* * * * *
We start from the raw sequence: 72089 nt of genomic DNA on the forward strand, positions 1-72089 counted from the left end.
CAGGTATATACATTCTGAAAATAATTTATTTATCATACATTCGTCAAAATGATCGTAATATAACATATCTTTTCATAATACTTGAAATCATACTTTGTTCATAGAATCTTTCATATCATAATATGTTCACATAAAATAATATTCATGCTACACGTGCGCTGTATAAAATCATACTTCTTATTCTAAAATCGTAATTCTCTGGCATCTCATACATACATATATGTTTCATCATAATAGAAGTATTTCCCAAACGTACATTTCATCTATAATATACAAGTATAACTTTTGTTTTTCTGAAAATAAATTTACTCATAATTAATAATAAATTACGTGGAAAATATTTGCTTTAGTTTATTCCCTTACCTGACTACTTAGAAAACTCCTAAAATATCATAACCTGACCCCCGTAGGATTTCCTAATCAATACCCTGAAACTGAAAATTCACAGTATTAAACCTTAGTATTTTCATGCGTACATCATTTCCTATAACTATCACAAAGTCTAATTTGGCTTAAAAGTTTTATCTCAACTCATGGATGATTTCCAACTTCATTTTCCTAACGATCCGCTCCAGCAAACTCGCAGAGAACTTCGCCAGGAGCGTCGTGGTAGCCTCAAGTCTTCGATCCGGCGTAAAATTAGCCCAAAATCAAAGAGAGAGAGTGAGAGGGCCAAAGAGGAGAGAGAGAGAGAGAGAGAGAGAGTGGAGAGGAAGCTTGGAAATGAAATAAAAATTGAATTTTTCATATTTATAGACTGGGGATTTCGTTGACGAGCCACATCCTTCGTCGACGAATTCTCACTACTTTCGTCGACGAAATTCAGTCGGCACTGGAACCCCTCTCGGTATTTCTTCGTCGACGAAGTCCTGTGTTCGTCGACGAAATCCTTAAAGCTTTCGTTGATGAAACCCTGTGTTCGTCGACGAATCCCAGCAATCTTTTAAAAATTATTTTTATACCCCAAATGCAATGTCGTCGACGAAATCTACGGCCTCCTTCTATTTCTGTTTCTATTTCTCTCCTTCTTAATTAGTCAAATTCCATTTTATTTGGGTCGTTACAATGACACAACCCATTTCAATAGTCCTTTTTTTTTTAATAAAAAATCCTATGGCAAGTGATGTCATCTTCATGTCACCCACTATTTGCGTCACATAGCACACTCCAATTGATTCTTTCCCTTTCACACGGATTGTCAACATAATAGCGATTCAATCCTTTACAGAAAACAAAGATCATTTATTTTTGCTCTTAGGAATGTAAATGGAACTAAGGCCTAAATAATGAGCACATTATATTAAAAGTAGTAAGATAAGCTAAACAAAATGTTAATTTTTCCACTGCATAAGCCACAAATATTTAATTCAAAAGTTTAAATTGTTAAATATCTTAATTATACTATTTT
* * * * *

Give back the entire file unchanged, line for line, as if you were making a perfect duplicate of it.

We start from the raw sequence: 72089 nt of genomic DNA on the forward strand, positions 1-72089 counted from the left end.
CAGGTATATACATTCTGAAAATAATTTATTTATCATACATTCGTCAAAATGATCGTAATATAACATATCTTTTCATAATACTTGAAATCATACTTTGTTCATAGAATCTTTCATATCATAATATGTTCACATAAAATAATATTCATGCTACACGTGCGCTGTATAAAATCATACTTCTTATTCTAAAATCGTAATTCTCTGGCATCTCATACATACATATATGTTTCATCATAATAGAAGTATTTCCCAAACGTACATTTCATCTATAATATACAAGTATAACTTTTGTTTTTCTGAAAATAAATTTACTCATAATTAATAATAAATTACGTGGAAAATATTTGCTTTAGTTTATTCCCTTACCTGACTACTTAGAAAACTCCTAAAATATCATAACCTGACCCCCGTAGGATTTCCTAATCAATACCCTGAAACTGAAAATTCACAGTATTAAACCTTAGTATTTTCATGCGTACATCATTTCCTATAACTATCACAAAGTCTAATTTGGCTTAAAAGTTTTATCTCAACTCATGGATGATTTCCAACTTCATTTTCCTAACGATCCGCTCCAGCAAACTCGCAGAGAACTTCGCCAGGAGCGTCGTGGTAGCCTCAAGTCTTCGATCCGGCGTAAAATTAGCCCAAAATCAAAGAGAGAGAGTGAGAGGGCCAAAGAGGAGAGAGAGAGAGAGAGAGAGAGAGTGGAGAGGAAGCTTGGAAATGAAATAAAAATTGAATTTTTCATATTTATAGACTGGGGATTTCGTTGACGAGCCACATCCTTCGTCGACGAATTCTCACTACTTTCGTCGACGAAATTCAGTCGGCACTGGAACCCCTCTCGGTATTTCTTCGTCGACGAAGTCCTGTGTTCGTCGACGAAATCCTTAAAGCTTTCGTTGATGAAACCCTGTGTTCGTCGACGAATCCCAGCAATCTTTTAAAAATTATTTTTATACCCCAAATGCAATGTCGTCGACGAAATCTACGGCCTCCTTCTATTTCTGTTTCTATTTCTCTCCTTCTTAATTAGTCAAATTCCATTTTATTTGGGTCGTTACAATGACACAACCCATTTCAATAGTCCTTTTTTTTTTAATAAAAAATCCTATGGCAAGTGATGTCATCTTCATGTCACCCACTATTTGCGTCACATAGCACACTCCAATTGATTCTTTCCCTTTCACACGGATTGTCAACATAATAGCGATTCAATCCTTTACAGAAAACAAAGATCATTTATTTTTGCTCTTAGGAATGTAAATGGAACTAAGGCCTAAATAATGAGCACATTATATTAAAAGTAGTAAGATAAGCTAAACAAAATGTTAATTTTTCCACTGCATAAGCCACAAATATTTAATTCAAAAGTTTAAATTGTTAAATATCTTAATTATACTATTTT